Claimed by many to be a film that blurs the boundaries between art and pornography, Nagisa Ôshima’s In the Realm of the Senses (1976) – starring Tatsuya Fuji, Eiko Matsuda and Aoi Nakajima – is certainly a piece of cinema that presents the viewer with a visual and emotional challenge, pushing the limits of what might be acceptable or appealing to some and remaining vulnerable and wide-open to judgement.
Based on real events, the film follows the life of a maid and former prostitute, Abe Sada, who becomes involved with her married boss Kichi in an obsessive love affair that transcends the carnal and crosses limits that society has imposed. Their sexual obsession only grows stronger and more dangerous and they enclose themselves in that world of passion, making love compulsively, randomly, endlessly, alone or in front of others. Life outside the doors of the chamber, where they share their intimate moments, becomes obsolete, and any experience outside of the embrace of one another is only a painful time spent with the thought of the non present lover.
Nagisa Ôshima creates a film about sexual obsession, but also a film about love and the quest for finding the ultimate pleasure in the embrace of another human being. There is no question that the scenes of sexual nature are more explicit than one would expect, especially for a film which emerged from Japan in the 70s.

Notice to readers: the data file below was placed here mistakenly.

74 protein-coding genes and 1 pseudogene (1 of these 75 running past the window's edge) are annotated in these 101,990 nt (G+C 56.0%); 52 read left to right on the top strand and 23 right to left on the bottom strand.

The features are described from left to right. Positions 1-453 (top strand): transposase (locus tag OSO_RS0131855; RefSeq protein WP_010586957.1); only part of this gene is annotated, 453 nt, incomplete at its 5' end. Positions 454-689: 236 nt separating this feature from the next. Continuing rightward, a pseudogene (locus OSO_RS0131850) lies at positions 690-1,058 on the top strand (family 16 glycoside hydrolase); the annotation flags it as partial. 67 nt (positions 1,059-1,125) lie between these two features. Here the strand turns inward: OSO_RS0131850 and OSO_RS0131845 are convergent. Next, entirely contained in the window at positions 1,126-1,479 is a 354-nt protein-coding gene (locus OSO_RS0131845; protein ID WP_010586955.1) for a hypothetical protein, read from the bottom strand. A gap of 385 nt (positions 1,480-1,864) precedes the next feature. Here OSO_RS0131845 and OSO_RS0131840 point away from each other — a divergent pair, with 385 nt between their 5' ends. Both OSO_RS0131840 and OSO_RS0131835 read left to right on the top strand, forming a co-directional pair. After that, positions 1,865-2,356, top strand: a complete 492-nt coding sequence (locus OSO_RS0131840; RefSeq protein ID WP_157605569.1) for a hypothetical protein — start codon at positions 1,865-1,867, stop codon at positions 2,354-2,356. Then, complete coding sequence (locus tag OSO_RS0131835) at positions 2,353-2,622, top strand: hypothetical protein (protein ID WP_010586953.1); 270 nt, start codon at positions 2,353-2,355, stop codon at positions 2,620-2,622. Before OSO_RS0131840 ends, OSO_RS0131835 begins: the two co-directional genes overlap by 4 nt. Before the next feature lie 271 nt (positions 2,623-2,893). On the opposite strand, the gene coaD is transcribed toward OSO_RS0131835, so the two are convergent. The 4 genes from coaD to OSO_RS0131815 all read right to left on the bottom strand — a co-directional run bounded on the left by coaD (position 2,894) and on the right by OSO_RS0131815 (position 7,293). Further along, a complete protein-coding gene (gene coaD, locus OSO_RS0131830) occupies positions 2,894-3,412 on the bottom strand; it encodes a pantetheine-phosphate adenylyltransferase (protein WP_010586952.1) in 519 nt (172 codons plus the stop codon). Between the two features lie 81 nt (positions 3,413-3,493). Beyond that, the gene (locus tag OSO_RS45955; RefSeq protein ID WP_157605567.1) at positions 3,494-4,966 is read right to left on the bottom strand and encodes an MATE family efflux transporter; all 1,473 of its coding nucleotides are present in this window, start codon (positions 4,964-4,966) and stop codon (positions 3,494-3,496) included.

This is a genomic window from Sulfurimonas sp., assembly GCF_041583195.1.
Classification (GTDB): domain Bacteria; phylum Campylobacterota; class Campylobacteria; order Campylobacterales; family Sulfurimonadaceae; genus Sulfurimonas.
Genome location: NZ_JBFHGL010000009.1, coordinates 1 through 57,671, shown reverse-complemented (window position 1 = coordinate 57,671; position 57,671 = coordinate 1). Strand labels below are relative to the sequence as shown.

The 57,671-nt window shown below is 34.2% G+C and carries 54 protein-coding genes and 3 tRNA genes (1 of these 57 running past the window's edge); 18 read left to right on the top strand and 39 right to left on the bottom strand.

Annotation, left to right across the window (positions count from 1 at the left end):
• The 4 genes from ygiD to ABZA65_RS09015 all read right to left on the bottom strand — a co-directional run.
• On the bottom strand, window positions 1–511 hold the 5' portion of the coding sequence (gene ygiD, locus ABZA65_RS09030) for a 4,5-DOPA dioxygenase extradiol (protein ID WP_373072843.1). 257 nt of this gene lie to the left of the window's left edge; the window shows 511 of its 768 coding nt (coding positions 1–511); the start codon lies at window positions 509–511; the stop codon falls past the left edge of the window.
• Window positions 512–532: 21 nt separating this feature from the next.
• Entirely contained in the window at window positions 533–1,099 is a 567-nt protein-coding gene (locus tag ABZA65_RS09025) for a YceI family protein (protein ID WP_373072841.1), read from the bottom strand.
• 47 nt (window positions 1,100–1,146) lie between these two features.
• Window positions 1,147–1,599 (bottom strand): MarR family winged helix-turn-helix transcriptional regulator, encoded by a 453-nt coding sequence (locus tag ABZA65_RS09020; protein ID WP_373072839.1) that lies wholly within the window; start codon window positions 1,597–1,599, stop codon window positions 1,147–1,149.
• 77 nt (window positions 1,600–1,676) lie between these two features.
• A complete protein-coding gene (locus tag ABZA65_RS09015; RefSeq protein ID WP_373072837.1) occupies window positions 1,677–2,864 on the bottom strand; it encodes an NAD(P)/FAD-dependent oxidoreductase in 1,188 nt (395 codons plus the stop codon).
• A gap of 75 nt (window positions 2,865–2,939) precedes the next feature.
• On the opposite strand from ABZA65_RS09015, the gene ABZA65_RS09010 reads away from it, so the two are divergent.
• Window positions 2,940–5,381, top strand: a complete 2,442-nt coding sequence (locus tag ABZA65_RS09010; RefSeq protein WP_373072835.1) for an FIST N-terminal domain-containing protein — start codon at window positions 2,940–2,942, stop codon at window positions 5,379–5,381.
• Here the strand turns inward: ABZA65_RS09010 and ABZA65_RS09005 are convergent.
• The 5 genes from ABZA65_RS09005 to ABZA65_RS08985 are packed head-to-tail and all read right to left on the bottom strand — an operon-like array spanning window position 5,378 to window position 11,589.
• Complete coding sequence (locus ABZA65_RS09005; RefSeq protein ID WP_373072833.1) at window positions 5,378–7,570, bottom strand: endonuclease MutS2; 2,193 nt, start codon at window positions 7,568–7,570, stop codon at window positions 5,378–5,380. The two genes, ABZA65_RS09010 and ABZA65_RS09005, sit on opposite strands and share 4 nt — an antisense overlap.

However, a discourse on the pornographic qualities of this film is pointless. The sex is exhibited in a manner which takes a step back from reality, despite being so graphic, and each emphasised scene is appropriate in the context of depicting the growing passion and deeper emotional connection between two human beings, as well as showing depth in character, rather than simply lust.
As their love-making progresses, Saba and Kichi slowly assume their adjusted roles – Saba, that of a dominant, insatiable, shame-free woman, and Kichi, the one of a submissive, all-pleasing and endlessly willing partner, whose desire to give endless pleasure to his loved one results in his all-devoted self-neglect and willingness to fulfil all of Saba’s desires. This is the truly remarkable element of this film – what Ôshima exhibits with untroubled candour is not the carnal, not the sexually-graphic, but the inner development of his two characters, their obsession with desire which, much like a drug addiction, transforms them and alters their behaviour, eliminating the limits of shame, moral and self-preservation.
For those ready to judge, the film leaves its doors wide open. From a discourse on the pornographic elements or explicit portrayal of genitals, fellatio and intercourse, through to the immorality of adultery and to the crossing of sexual boundaries and taboos that society has wrapped around each of the viewers like a protective blanket, there is much that one can put under the microscope and inflate with criticism.
Yet Ôshima’s film is not an attempt to challenge the audience’s perception of morality or their understanding of what is acceptable in the bedroom and outside between two lovers. In the Realm of the Senses is merely an honest attempt to portray the ever-growing, all-consuming passion, which derives from love, and turns into an endless desire for pleasure and deeper emotional connection, which overcomes everything else in life and surpasses the limits of life itself.